Jagatjit Distilleries set to regain its glory days

Jagatjit Distilleries set to regain its glory days

Once a formidable Aristocrat in the liquor industry Jagatjit is now recovering its lost glory and is looking forward to a new beginning under the stewartship of Roshini Sanah Jaiswal, Promoter, Chief Restructuring Officer of Jagatjit Industries. The Jagatjit story began when Ladli Prasad Jaiswal was gramted 300 acres by Jagatjit Singh, the ruler at a small place called Hamira on the road to Amritsar. Jaiswal put up a distillery there and named it after the king: Jagatjit Industries.

The erstwhile families of L P Jaiswal and NN Mohan, who acquired the Mohan Meakin from the British founders, used to rule over the Indian liquor industry before Vittal Mallya and Manohar Rajaram Chhabria took over during the 70s and 80s.

In the early 1990s, Jagatjit Industries formed a 50/50 venture with Hiram Walker and with Brown-Forman. that too met with the same fate. These partnerships were attempts by Jagatjit Industries to go premium. But as they ended the company was left with Aristocrat, with its many variants including ACP Neat and ACP Sexy, which catered to the mass market. Its volumes slid from 12.5 million cases in 2011 to 8.5 million last year and Roshini expects it to touch 9 million cases in 2016-17.

Roshini Jaiswal’s first venture was a lounge bar called 180 Proof in Bengaluru. Bars, lounges and pubs are a tough business. With the Supreme Court ruling of not permiting bars, restaurants, liquor vends 500 kms away from highways, her liquor business if feeling the heat. Demonetization qffected the business by 25 per cent and with 25 per cent of the vends along the highway this could impact the business in the short term. The ban does not address the problem of drunken driving. By restricting sale it does not mean consumers cannot get their drinks. Drunken driving is best stopped by creating highway patrols even to the tune of 100,000 by hiring people who can revoke licenses of people who break the law of drunken driving, she advocates. In places like Dubai and the US, people don’t drink and drive because they are scared of the law. No country has such restrictions. With patrols every 10 kms this could be a deterrent. The move to make Daman a part of Gujarat is also a bad move. It will kill tourism and the nation will also be seen as regressive and irrational.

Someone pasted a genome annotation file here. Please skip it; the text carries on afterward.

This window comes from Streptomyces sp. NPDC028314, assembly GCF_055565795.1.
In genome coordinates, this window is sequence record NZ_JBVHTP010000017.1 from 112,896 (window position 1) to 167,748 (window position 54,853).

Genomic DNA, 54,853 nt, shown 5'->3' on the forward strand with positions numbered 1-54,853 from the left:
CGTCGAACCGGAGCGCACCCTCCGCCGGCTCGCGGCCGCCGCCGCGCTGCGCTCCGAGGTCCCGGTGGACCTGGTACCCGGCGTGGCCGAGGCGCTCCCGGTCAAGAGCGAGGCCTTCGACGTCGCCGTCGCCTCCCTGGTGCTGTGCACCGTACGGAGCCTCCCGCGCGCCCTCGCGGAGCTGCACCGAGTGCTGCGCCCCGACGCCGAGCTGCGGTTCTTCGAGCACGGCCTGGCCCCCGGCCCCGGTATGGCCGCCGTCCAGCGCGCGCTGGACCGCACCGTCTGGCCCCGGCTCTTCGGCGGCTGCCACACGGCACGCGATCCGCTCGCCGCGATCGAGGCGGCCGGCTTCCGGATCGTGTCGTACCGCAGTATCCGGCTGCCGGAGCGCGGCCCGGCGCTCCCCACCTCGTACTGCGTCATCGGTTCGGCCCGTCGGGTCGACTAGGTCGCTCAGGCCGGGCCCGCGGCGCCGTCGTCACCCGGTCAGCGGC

At the moment, her priority is to get a full portfolio of products and brands at premium prices. Her company has taken some steps in that direction. Thus, it has come out with Royal Pride blended (Scotch with Indian) whiskey, King Henry VIII Scotch whiskey and Clan Sinclair Single Malt. While King Henry VIII is bottled in India, Clan Sinclair is bottled in Scotland. Jaiswal has also decided to make AC Black from grain instead of molasses in order to give it a premium spin. Even our country liquor in Punjab is made using grain spirits as the ENA is of good quality and molasses is not environment friendly, she emphasizes.

As part of the restructure, Jagatjit Industries also bought in international packaging house Sedley Place UK to refresh the packaging for its popular whisky brand AC Black and ACP. In addition, the Company worked with the Inver House Distillers from Scotland to improve the blends.

In the next 8 months she hopes to break even on EBITDA which is currently negative to around 35 lakhs. It would have been positive today, if there was no demonetization, she says. We have rationalized sales in markets like Kerala. The company is working on a royalty basis. Focus is on the northern markets and the distillery which is large and functional is being revamped to meet production needs. We have also built a strong team with new people, visible changes to the packaging giving the confidence to the sales teams to easily meet their targets. With diversification, reduction of costs, and the launch of new brands in the South we should meet our targets of 35 per cent and above. With 10 per cent growth we cannot reach our target of 12.5 million cases. Wiht our brands being well received this will be a critical year. Our March 2017 turnover should be around 900 crores. We hope to infuse funds to meet our last leg of growth.

Jagatjit Industries is now a household name in the IMFL sector with a particularly strong presence in Southern states of Andhra Pradesh and Kerala, in the East across Orissa, West Bengal and Jharkhand, and across India’s North and Northeastern states.

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